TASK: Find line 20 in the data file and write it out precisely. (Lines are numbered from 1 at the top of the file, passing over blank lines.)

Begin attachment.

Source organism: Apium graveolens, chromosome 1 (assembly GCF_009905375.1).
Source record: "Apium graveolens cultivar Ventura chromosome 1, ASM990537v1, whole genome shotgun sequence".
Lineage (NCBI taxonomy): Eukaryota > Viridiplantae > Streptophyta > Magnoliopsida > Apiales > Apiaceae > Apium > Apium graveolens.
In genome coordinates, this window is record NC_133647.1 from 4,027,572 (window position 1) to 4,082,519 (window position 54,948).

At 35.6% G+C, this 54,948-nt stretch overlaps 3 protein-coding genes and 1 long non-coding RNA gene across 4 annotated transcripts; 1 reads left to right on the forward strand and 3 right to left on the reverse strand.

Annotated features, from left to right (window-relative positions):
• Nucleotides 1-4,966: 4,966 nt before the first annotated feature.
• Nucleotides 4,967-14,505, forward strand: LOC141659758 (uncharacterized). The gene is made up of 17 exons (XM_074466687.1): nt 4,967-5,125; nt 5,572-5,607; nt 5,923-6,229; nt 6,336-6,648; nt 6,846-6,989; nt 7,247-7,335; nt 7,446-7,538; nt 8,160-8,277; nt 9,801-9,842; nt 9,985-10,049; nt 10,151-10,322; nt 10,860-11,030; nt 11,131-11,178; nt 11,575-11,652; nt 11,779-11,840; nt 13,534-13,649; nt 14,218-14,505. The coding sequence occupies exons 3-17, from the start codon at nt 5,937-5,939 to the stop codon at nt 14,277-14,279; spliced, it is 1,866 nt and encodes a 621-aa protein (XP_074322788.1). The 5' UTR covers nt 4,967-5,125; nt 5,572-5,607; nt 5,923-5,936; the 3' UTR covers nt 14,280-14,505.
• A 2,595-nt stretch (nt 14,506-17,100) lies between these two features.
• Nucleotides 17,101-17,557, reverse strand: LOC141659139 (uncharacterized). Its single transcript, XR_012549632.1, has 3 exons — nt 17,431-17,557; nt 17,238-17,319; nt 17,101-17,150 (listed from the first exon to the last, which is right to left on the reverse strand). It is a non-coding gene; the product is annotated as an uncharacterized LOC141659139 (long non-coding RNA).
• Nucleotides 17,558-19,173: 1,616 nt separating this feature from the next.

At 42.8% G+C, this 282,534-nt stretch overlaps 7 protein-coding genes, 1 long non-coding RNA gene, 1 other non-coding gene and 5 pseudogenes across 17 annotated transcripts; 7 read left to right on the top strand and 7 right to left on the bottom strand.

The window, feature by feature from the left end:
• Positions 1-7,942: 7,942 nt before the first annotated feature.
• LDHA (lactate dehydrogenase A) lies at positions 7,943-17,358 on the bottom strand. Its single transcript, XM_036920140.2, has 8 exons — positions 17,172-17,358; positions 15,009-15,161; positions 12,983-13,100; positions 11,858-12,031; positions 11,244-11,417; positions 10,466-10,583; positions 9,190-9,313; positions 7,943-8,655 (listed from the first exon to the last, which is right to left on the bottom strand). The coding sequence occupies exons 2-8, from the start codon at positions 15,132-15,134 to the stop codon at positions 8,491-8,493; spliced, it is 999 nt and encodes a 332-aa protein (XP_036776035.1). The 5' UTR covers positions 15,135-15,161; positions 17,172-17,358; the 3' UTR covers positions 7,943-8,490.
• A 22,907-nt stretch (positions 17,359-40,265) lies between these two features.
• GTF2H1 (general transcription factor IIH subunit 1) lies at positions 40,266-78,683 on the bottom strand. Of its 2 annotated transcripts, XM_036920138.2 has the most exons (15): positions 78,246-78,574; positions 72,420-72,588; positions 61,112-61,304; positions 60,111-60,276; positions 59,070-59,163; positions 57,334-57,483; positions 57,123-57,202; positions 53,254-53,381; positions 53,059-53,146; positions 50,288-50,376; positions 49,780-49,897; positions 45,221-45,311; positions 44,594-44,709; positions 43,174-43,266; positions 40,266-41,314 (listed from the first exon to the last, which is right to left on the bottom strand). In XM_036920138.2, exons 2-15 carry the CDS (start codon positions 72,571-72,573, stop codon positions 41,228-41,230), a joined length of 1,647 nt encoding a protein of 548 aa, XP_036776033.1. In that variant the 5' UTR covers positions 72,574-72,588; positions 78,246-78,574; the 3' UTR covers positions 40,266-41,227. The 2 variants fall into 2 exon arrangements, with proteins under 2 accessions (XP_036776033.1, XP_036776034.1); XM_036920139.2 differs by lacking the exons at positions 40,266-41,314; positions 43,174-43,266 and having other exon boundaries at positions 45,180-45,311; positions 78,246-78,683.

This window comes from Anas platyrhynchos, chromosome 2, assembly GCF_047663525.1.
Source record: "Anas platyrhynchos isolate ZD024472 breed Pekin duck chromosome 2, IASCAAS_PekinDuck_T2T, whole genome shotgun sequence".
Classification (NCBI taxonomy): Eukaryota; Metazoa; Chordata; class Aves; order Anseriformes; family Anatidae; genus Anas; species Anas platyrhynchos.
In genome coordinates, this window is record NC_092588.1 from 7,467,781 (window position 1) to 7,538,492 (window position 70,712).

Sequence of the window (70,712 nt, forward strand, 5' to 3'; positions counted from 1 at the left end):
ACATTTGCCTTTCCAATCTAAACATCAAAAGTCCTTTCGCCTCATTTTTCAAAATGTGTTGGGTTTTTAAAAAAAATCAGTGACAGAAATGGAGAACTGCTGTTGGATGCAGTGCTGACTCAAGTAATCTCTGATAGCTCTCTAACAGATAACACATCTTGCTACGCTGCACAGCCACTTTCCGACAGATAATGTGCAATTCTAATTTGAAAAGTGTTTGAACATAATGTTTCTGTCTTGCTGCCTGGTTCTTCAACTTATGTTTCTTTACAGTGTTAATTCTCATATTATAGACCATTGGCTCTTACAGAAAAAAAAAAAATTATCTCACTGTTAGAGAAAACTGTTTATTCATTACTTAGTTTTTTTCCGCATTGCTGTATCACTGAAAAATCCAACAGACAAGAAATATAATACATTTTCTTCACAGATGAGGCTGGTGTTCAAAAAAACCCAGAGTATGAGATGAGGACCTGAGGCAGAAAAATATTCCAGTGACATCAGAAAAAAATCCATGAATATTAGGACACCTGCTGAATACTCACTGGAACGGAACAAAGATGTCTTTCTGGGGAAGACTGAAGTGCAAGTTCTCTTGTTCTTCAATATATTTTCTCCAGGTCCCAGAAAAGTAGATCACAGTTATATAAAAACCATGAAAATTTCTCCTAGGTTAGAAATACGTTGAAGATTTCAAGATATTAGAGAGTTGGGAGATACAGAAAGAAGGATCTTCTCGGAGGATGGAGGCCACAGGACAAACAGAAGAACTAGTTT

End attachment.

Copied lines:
Classification (NCBI taxonomy): Eukaryota; Metazoa; Chordata; class Aves; order Anseriformes; family Anatidae; genus Anas; species Anas platyrhynchos.